Ordinary language is all right.
One could divide humanity into two classes:
those who master a metaphor, and those who hold by a formula.
Those with a bent for both are too few, they do not comprise a class.
In 1859, 'new thoughts' are on Emerson's mind again:
'I have now for more than a year, I believe, ceased to write in my Journal, in which I formerly wrote almost daily. I see few intellectual persons, & even those to no purpose, & sometimes believe that I have no new thoughts, and that my life is quite at an end. But the magnet that lies in my drawer for years, may believe it has no magnetism, and, on touching it with steel, it shows the old virtue; and, this morning, came by a man with knowledge & interests like mine, in his head, and suddenly I had thoughts again.'
Emerson begins keeping a journal (Jan. 25, 1820) while at school; his first entry is a little burst of epideixis, running down the tropes of benefit and purpose and genre and issuing formulaic entreaties to fantastic, mythical, imaginary, or elemental figures cast mainly as sources of the writing he will do. It's fitting that he identifies two of the journal's purposes—a record of reading and an aid to memory—as being 'usually comprehended under that comprehensive title Common Place book', since nearly the whole entry is populated by commonplaces. But the other specific purpose he identifies is attractively plain: 'a record of new thoughts (when they occur)'.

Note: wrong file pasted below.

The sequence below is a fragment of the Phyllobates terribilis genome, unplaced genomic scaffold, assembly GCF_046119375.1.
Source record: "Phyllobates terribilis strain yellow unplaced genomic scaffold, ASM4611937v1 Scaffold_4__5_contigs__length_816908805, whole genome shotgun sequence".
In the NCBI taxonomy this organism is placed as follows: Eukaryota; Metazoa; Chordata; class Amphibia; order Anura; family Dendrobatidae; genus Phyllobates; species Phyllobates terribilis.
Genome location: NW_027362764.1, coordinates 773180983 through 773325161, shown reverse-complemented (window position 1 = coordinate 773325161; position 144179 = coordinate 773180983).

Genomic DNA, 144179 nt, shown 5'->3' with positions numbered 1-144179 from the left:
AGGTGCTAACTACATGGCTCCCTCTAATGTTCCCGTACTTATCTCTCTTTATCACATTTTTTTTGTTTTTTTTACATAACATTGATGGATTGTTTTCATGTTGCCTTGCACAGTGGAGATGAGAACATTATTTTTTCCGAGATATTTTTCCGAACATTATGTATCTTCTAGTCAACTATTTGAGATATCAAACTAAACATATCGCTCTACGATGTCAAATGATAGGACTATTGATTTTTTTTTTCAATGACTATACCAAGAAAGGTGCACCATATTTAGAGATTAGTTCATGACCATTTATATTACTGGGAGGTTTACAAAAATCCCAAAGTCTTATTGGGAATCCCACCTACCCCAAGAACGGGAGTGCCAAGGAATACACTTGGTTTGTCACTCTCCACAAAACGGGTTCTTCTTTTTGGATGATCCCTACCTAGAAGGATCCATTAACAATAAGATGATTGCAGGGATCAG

Sidewalk sign, outside an insurance firm: 'Let us quote you!'
Or a computer programmer, using it as a verb.
You shouldn't need to say 'unquote', ever, unless you're an editor or talking to one.
I hate it when people try to read quote marks aloud.
'Let us consider the praying mantis, a formidable, voracious insect. These creatures have a nature fascinating to many people. Mating is part of their self-realization, but some males are eaten when performing the act of copulation. Is he happy; is he having pleasure? We don't know. Well done if he does!'
'I asked him if he ever wished to write his thoughts. He said that he had read and written letters for those who could not, but he never tried to write thoughts, —no, he could not, he could not tell what to put first, it would kill him, and then there was spelling to be attended to at the same time!'
Hollering and children go together.
If you don't holler much you will learn to when you have kids.